Sainsbury's has ended talks about selling its banking operation after concluding that approaches it received in November 2020 did not offer good value for shareholders.
'Whilst the Board of Sainsbury's believe that it was in the best interests of shareholders to explore these expressions of interest, it has concluded that these do not offer better value for shareholders than will be realised through retaining Sainsbury's Bank,' the retailer said.
Exploring Bank Sale
Sainsbury's, Britain's second-biggest grocer, started exploring the sale of the bank a year ago as ultra-low interest rates and COVID-19 disruption increased pressures on the business.
British banks including Barclays, Lloyds Banking Group and Natwest were among possible suitors, a source familiar with the matter said in November last year.
Sainsbury's said it was making progress in simplifying the business, which it launched in 1997.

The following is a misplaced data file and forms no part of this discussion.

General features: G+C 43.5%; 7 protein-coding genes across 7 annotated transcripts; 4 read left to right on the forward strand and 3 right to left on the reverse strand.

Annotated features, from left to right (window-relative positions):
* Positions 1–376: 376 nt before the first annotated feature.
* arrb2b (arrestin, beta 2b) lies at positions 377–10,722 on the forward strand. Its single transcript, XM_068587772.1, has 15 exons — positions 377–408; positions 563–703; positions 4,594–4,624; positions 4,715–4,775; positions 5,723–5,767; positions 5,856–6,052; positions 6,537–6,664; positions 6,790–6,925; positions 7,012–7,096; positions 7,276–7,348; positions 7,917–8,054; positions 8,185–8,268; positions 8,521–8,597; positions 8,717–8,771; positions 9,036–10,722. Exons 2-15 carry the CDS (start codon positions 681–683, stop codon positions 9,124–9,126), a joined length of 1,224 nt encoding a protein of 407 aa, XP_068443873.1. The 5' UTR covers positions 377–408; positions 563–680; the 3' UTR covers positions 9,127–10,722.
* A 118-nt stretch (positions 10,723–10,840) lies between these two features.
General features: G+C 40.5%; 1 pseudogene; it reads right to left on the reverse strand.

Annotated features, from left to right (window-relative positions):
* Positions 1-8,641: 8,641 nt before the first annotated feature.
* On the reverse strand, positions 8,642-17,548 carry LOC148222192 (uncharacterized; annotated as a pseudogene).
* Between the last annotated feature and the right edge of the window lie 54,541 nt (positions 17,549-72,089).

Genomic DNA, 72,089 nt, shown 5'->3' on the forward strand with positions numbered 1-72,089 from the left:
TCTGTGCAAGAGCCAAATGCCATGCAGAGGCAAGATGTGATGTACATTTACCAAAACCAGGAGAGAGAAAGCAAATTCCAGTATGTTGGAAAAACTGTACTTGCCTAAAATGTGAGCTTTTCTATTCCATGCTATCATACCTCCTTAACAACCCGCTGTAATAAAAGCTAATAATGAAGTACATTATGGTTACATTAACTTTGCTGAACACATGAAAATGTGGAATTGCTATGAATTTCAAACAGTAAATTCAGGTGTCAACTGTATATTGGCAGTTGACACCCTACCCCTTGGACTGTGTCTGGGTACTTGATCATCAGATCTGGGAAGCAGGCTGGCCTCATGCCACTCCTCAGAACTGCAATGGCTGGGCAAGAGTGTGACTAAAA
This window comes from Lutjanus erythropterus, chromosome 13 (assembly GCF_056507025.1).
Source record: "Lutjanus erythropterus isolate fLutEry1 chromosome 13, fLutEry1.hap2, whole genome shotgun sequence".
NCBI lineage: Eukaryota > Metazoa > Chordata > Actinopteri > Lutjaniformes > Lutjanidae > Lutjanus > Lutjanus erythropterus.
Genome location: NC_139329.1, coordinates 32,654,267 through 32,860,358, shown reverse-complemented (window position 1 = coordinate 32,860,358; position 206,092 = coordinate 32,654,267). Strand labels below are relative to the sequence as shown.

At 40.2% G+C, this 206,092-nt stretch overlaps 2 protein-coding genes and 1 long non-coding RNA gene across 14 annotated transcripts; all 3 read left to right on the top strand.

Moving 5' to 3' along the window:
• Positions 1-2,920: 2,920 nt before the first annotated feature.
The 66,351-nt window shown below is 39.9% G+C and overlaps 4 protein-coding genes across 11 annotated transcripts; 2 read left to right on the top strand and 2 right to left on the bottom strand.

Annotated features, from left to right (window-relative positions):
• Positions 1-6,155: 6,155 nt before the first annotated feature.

Profit Forecasts For Banking Division
It added it was comfortable with consensus profit forecasts for the division, which stand at £26 million (€30.8 million) for the current financial year.
'We continue to make progress strengthening and simplifying our Financial Services business in line with our strategy and we remain comfortable with consensus profit forecasts for the division,' the retailer said.
In August, The Sunday Times reported that private equity firms are eyeing a potential bid for the retailer, following the recent battle to take over rival Morrisons. Apollo is said to be weighing up the possibility of making a bid for the supermarket group, according to the paper.
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